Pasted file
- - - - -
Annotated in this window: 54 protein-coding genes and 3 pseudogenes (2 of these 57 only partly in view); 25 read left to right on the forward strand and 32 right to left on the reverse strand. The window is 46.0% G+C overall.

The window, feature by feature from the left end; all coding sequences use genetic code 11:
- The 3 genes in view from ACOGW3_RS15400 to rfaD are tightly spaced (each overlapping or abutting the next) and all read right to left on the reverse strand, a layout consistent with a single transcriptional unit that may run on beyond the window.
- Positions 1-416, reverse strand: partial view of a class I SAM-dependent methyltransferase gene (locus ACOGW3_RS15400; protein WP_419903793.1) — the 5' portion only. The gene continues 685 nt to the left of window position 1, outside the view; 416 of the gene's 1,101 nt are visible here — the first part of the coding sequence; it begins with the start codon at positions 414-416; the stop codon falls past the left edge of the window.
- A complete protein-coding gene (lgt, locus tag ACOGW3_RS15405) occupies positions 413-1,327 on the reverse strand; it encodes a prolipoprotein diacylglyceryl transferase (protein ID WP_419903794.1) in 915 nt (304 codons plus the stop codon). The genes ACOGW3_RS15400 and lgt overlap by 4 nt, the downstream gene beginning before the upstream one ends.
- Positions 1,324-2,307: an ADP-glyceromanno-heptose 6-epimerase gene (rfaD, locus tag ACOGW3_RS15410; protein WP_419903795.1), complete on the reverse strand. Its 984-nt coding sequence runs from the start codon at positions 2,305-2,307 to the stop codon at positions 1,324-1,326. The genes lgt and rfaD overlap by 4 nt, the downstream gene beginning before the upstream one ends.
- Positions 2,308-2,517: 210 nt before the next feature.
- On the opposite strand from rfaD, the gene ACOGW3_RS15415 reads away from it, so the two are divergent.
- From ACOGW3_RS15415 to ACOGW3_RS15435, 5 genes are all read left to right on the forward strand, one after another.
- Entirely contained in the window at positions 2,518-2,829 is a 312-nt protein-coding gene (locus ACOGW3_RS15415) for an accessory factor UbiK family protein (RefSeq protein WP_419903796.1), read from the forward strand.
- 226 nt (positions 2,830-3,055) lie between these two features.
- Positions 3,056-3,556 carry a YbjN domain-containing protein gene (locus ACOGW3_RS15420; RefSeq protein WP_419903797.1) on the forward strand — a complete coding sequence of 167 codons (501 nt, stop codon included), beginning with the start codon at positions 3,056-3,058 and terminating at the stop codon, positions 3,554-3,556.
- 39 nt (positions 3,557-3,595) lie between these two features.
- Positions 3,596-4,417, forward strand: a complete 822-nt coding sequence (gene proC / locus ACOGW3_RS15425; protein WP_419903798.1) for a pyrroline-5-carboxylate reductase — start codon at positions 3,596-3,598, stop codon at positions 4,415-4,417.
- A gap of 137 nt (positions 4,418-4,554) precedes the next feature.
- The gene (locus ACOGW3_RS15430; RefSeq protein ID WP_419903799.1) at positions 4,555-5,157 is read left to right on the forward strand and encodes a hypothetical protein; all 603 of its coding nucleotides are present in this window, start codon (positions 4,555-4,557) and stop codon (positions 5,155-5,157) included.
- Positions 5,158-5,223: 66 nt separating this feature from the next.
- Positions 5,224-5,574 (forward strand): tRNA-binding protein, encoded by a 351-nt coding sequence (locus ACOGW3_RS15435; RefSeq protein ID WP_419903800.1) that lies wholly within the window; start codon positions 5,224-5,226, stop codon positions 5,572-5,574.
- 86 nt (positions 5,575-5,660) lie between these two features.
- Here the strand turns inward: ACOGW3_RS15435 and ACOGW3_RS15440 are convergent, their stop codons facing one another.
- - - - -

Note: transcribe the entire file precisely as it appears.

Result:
Annotated in this window: 54 protein-coding genes and 3 pseudogenes (2 of these 57 only partly in view); 25 read left to right on the forward strand and 32 right to left on the reverse strand. The window is 46.0% G+C overall.

The window, feature by feature from the left end; all coding sequences use genetic code 11:
- The 3 genes in view from ACOGW3_RS15400 to rfaD are tightly spaced (each overlapping or abutting the next) and all read right to left on the reverse strand, a layout consistent with a single transcriptional unit that may run on beyond the window.
- Positions 1-416, reverse strand: partial view of a class I SAM-dependent methyltransferase gene (locus ACOGW3_RS15400; protein WP_419903793.1) — the 5' portion only. The gene continues 685 nt to the left of window position 1, outside the view; 416 of the gene's 1,101 nt are visible here — the first part of the coding sequence; it begins with the start codon at positions 414-416; the stop codon falls past the left edge of the window.
- A complete protein-coding gene (lgt, locus tag ACOGW3_RS15405) occupies positions 413-1,327 on the reverse strand; it encodes a prolipoprotein diacylglyceryl transferase (protein ID WP_419903794.1) in 915 nt (304 codons plus the stop codon). The genes ACOGW3_RS15400 and lgt overlap by 4 nt, the downstream gene beginning before the upstream one ends.
- Positions 1,324-2,307: an ADP-glyceromanno-heptose 6-epimerase gene (rfaD, locus tag ACOGW3_RS15410; protein WP_419903795.1), complete on the reverse strand. Its 984-nt coding sequence runs from the start codon at positions 2,305-2,307 to the stop codon at positions 1,324-1,326. The genes lgt and rfaD overlap by 4 nt, the downstream gene beginning before the upstream one ends.
- Positions 2,308-2,517: 210 nt before the next feature.
- On the opposite strand from rfaD, the gene ACOGW3_RS15415 reads away from it, so the two are divergent.
- From ACOGW3_RS15415 to ACOGW3_RS15435, 5 genes are all read left to right on the forward strand, one after another.
- Entirely contained in the window at positions 2,518-2,829 is a 312-nt protein-coding gene (locus ACOGW3_RS15415) for an accessory factor UbiK family protein (RefSeq protein WP_419903796.1), read from the forward strand.
- 226 nt (positions 2,830-3,055) lie between these two features.
- Positions 3,056-3,556 carry a YbjN domain-containing protein gene (locus ACOGW3_RS15420; RefSeq protein WP_419903797.1) on the forward strand — a complete coding sequence of 167 codons (501 nt, stop codon included), beginning with the start codon at positions 3,056-3,058 and terminating at the stop codon, positions 3,554-3,556.
- 39 nt (positions 3,557-3,595) lie between these two features.
- Positions 3,596-4,417, forward strand: a complete 822-nt coding sequence (gene proC / locus ACOGW3_RS15425; protein WP_419903798.1) for a pyrroline-5-carboxylate reductase — start codon at positions 3,596-3,598, stop codon at positions 4,415-4,417.
- A gap of 137 nt (positions 4,418-4,554) precedes the next feature.
- The gene (locus ACOGW3_RS15430; RefSeq protein ID WP_419903799.1) at positions 4,555-5,157 is read left to right on the forward strand and encodes a hypothetical protein; all 603 of its coding nucleotides are present in this window, start codon (positions 4,555-4,557) and stop codon (positions 5,155-5,157) included.
- Positions 5,158-5,223: 66 nt separating this feature from the next.
- Positions 5,224-5,574 (forward strand): tRNA-binding protein, encoded by a 351-nt coding sequence (locus ACOGW3_RS15435; RefSeq protein ID WP_419903800.1) that lies wholly within the window; start codon positions 5,224-5,226, stop codon positions 5,572-5,574.
- 86 nt (positions 5,575-5,660) lie between these two features.
- Here the strand turns inward: ACOGW3_RS15435 and ACOGW3_RS15440 are convergent, their stop codons facing one another.